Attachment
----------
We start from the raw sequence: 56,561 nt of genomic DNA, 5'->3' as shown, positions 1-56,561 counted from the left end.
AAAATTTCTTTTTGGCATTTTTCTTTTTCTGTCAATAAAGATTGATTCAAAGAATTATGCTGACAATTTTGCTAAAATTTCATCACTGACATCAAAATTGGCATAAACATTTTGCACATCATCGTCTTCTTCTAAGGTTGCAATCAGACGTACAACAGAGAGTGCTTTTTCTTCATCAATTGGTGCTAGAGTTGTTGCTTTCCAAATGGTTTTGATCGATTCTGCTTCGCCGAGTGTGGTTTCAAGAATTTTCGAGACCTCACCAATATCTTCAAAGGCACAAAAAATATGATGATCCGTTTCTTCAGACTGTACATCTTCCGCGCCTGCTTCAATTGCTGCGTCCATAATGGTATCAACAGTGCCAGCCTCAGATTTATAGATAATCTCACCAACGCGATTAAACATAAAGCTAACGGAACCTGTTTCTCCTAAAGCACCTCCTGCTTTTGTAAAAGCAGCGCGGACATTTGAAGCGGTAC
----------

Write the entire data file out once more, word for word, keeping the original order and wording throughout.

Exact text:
We start from the raw sequence: 56,561 nt of genomic DNA, 5'->3' as shown, positions 1-56,561 counted from the left end.
AAAATTTCTTTTTGGCATTTTTCTTTTTCTGTCAATAAAGATTGATTCAAAGAATTATGCTGACAATTTTGCTAAAATTTCATCACTGACATCAAAATTGGCATAAACATTTTGCACATCATCGTCTTCTTCTAAGGTTGCAATCAGACGTACAACAGAGAGTGCTTTTTCTTCATCAATTGGTGCTAGAGTTGTTGCTTTCCAAATGGTTTTGATCGATTCTGCTTCGCCGAGTGTGGTTTCAAGAATTTTCGAGACCTCACCAATATCTTCAAAGGCACAAAAAATATGATGATCCGTTTCTTCAGACTGTACATCTTCCGCGCCTGCTTCAATTGCTGCGTCCATAATGGTATCAACAGTGCCAGCCTCAGATTTATAGATAATCTCACCAACGCGATTAAACATAAAGCTAACGGAACCTGTTTCTCCTAAAGCACCTCCTGCTTTTGTAAAAGCAGCGCGGACATTTGAAGCGGTAC